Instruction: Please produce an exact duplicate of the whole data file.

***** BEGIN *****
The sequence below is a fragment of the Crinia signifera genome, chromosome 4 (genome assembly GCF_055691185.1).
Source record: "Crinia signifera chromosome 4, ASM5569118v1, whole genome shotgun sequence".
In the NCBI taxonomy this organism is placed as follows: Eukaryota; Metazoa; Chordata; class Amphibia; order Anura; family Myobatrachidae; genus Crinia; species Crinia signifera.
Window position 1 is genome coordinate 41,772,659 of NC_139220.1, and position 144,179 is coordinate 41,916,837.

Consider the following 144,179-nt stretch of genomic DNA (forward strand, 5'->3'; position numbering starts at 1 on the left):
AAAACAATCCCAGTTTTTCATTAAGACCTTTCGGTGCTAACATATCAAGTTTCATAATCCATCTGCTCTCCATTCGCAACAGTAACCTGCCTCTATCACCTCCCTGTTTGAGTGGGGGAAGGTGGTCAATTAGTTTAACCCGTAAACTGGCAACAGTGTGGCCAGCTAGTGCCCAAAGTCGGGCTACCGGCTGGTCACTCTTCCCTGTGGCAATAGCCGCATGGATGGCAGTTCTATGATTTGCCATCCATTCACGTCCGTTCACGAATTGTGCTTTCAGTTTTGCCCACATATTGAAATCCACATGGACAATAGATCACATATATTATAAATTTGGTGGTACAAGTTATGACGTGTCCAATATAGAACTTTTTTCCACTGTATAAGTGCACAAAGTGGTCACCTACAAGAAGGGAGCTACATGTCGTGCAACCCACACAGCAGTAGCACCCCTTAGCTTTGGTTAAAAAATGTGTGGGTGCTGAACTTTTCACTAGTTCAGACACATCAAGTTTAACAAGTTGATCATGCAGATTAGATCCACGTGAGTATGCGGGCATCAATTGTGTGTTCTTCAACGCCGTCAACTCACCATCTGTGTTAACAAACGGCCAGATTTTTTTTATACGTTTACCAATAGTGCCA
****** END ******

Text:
The sequence below is a fragment of the Crinia signifera genome, chromosome 4 (genome assembly GCF_055691185.1).
Source record: "Crinia signifera chromosome 4, ASM5569118v1, whole genome shotgun sequence".
In the NCBI taxonomy this organism is placed as follows: Eukaryota; Metazoa; Chordata; class Amphibia; order Anura; family Myobatrachidae; genus Crinia; species Crinia signifera.
Window position 1 is genome coordinate 41,772,659 of NC_139220.1, and position 144,179 is coordinate 41,916,837.

Consider the following 144,179-nt stretch of genomic DNA (forward strand, 5'->3'; position numbering starts at 1 on the left):
AAAACAATCCCAGTTTTTCATTAAGACCTTTCGGTGCTAACATATCAAGTTTCATAATCCATCTGCTCTCCATTCGCAACAGTAACCTGCCTCTATCACCTCCCTGTTTGAGTGGGGGAAGGTGGTCAATTAGTTTAACCCGTAAACTGGCAACAGTGTGGCCAGCTAGTGCCCAAAGTCGGGCTACCGGCTGGTCACTCTTCCCTGTGGCAATAGCCGCATGGATGGCAGTTCTATGATTTGCCATCCATTCACGTCCGTTCACGAATTGTGCTTTCAGTTTTGCCCACATATTGAAATCCACATGGACAATAGATCACATATATTATAAATTTGGTGGTACAAGTTATGACGTGTCCAATATAGAACTTTTTTCCACTGTATAAGTGCACAAAGTGGTCACCTACAAGAAGGGAGCTACATGTCGTGCAACCCACACAGCAGTAGCACCCCTTAGCTTTGGTTAAAAAATGTGTGGGTGCTGAACTTTTCACTAGTTCAGACACATCAAGTTTAACAAGTTGATCATGCAGATTAGATCCACGTGAGTATGCGGGCATCAATTGTGTGTTCTTCAACGCCGTCAACTCACCATCTGTGTTAACAAACGGCCAGATTTTTTTTATACGTTTACCAATAGTGCCA